Goa to ban drinking at public places – Why? Is it a good move?

Posted by throb
September 25, 2017

Self-Published

Goa is one of the most visited and much-loved tourist places in India. It is the smallest Indian state, but one of the biggest attractions for Indian and foreign tourists.

Goa is also called India’s paradise. It is known for its striking landscapes, famous beaches, astounding monuments and churches and bustling Goa nightlife. Beaches are the best part in Goa, where you can rejuvenate yourself.

People make frequent trips to Goa to relax and enjoy the nightlife. It works like a stress buster for most of the people, by doing something as simple as sitting on the beach and enjoying some drinks and munches, amidst the soft, gentle winds.

What led Goa to lose its “cheers”?

“We received a lot of complaints, both from tourists as well as locals, about people cutting themselves on broken liquor bottles while walking on the beaches as well as swimming in the sea. Therefore we have given instructions to the police to crack down severely on drinking of alcohol on beaches,” as told by Superintendent of Police, Karthik Kashyap.

“A lot of people are facing inconvenience due to this nuisance of drinking in the open,” he said, adding that anyone found drinking in public will be booked under Sec 34 of the Indian Police Act.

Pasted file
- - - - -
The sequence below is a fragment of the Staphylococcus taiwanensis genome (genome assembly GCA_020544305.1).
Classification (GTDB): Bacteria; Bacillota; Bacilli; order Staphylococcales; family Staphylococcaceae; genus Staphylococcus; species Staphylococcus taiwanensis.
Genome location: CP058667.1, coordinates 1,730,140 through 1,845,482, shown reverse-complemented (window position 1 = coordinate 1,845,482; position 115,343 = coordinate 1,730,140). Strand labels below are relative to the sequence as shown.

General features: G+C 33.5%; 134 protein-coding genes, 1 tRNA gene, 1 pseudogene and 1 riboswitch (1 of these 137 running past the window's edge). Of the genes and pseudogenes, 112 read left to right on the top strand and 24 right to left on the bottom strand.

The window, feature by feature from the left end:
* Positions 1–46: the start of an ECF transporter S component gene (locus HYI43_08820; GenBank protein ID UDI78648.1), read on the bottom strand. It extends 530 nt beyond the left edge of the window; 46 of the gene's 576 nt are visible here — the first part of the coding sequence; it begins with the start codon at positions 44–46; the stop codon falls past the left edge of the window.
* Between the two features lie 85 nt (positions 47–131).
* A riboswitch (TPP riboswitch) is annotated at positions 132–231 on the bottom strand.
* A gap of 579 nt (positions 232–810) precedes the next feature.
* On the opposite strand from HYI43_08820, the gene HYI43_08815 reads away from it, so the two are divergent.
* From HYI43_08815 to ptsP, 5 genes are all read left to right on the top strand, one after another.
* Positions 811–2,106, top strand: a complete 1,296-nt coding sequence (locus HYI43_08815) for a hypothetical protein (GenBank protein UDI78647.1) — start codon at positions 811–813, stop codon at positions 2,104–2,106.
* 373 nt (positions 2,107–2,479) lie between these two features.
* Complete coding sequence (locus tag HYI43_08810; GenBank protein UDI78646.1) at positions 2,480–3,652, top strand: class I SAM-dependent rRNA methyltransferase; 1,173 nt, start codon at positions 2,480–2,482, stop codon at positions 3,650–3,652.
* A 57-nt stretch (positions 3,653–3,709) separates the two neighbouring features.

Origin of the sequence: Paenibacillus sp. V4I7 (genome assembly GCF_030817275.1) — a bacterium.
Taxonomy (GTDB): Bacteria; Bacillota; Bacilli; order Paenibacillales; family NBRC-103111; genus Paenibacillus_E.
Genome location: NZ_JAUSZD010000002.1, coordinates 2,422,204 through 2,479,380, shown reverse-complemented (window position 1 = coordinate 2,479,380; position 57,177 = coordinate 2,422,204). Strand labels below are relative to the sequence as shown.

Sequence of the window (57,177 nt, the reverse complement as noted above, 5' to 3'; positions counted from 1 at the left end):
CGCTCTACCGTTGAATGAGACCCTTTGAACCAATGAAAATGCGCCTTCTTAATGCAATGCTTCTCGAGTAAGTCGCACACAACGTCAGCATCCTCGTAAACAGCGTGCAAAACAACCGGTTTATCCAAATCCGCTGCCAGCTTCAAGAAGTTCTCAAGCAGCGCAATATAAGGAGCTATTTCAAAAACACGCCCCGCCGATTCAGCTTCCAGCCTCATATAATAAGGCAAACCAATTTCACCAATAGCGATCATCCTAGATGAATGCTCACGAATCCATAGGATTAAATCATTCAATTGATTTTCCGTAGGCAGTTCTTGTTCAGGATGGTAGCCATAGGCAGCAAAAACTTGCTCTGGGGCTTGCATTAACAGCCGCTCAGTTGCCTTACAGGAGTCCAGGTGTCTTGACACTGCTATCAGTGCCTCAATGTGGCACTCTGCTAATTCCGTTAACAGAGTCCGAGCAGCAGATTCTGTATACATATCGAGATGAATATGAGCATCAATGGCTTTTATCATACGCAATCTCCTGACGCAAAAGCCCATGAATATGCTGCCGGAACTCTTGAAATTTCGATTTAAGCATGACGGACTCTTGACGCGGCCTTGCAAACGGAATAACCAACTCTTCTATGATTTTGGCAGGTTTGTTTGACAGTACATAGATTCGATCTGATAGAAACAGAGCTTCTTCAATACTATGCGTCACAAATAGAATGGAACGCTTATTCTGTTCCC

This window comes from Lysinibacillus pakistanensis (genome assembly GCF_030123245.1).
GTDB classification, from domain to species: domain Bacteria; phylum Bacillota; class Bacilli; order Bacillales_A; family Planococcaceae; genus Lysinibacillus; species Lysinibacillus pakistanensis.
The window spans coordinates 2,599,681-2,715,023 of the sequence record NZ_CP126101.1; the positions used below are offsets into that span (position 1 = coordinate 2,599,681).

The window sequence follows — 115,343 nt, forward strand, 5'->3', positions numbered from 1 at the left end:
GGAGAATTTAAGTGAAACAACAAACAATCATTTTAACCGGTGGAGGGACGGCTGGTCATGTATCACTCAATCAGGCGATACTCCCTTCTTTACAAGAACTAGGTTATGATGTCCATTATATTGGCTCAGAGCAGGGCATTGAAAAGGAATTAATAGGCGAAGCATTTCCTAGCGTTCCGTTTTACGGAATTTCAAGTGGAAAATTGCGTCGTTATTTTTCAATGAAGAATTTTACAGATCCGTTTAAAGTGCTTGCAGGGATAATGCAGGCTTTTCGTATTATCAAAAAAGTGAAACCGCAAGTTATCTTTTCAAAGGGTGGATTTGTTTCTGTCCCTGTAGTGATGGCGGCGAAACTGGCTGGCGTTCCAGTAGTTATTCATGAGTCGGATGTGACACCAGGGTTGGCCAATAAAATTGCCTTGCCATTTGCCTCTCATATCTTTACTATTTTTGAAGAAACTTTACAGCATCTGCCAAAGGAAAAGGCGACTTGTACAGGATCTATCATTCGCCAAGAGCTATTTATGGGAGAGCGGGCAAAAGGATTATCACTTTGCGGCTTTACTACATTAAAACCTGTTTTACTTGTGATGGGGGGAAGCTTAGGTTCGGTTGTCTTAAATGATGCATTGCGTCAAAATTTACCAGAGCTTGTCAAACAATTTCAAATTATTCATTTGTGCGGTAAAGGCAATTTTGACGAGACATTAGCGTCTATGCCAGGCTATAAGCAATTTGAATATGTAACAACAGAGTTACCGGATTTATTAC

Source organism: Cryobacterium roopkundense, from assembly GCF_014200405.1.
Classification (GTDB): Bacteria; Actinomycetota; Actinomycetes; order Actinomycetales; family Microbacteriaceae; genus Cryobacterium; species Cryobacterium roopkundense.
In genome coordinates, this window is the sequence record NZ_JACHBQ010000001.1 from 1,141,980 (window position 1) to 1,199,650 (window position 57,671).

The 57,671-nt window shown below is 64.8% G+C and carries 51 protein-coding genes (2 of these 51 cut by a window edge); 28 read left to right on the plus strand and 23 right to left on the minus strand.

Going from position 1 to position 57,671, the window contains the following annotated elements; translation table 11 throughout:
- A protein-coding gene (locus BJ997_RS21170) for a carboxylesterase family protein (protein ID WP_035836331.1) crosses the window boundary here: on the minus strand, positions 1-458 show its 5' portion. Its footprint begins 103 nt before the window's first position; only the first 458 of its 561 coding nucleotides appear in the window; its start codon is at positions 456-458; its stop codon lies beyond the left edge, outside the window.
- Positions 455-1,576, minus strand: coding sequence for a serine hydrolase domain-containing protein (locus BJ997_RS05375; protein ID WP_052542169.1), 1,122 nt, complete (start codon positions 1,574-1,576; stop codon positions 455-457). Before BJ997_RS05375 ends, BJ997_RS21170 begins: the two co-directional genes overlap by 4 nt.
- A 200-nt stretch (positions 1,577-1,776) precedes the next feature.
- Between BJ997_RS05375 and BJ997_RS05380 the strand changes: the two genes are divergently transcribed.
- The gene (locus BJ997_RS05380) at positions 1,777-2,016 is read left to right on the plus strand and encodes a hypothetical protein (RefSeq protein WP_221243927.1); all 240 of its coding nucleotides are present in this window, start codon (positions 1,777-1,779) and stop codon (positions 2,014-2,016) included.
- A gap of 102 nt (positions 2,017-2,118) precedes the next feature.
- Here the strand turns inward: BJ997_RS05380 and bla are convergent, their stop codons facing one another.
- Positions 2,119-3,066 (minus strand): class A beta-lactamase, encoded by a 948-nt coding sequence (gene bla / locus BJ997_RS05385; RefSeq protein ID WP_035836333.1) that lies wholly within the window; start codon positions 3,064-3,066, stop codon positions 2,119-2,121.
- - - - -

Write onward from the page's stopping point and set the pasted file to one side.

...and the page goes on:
Though the news of banning drinking liquor in public places in Goa initially shocked people; it has been met with mixed reactions overall. So, Throb, a social opinion platform from Throb Ventures, conducted a poll to capture the reactions of the people and found that 63% of the people are supporting this move, as they feel it will make the beaches clean and reduce the nuisance created by people in drunken state, resulting in decline in the accidents caused by the drink and drive cases.

As per Throb, some people are of the opinion that ‘Indians don’t limit their drinking capacity. Unlike their western counterparts, they have no control over themselves. They get drunk easily and create nuisance, so it is a good move by the government to restrict drinking, especially in tourist places.’

Around 21% of the people are against the ‘no-alcohol’ ban at public places, as it does not guarantee any sure shot solution to the problem. They also stated that, ‘instead of banning alcohol, the government should try to curb the drug-mafia racket spread across the state, which is a greater threat than consumption of alcohol.’

Few others voiced their opinion saying that this move will directly impact the state’s revenue, as its main source of income is through alcohol. Furthermore, soft drink distributors are facing hardships as most of their clients are liquor dealers.

Well, we need to wait and see how effective and fruitful this ban turns out to be. It surely will result in the restriction of the freedom of individual, as those drinking in public might end up in jail, but definitely will not dampen the spirit of Goa.

Anyways, the question still remains- Why Indian tourist places cannot be fun, liberal and safe at the same time?

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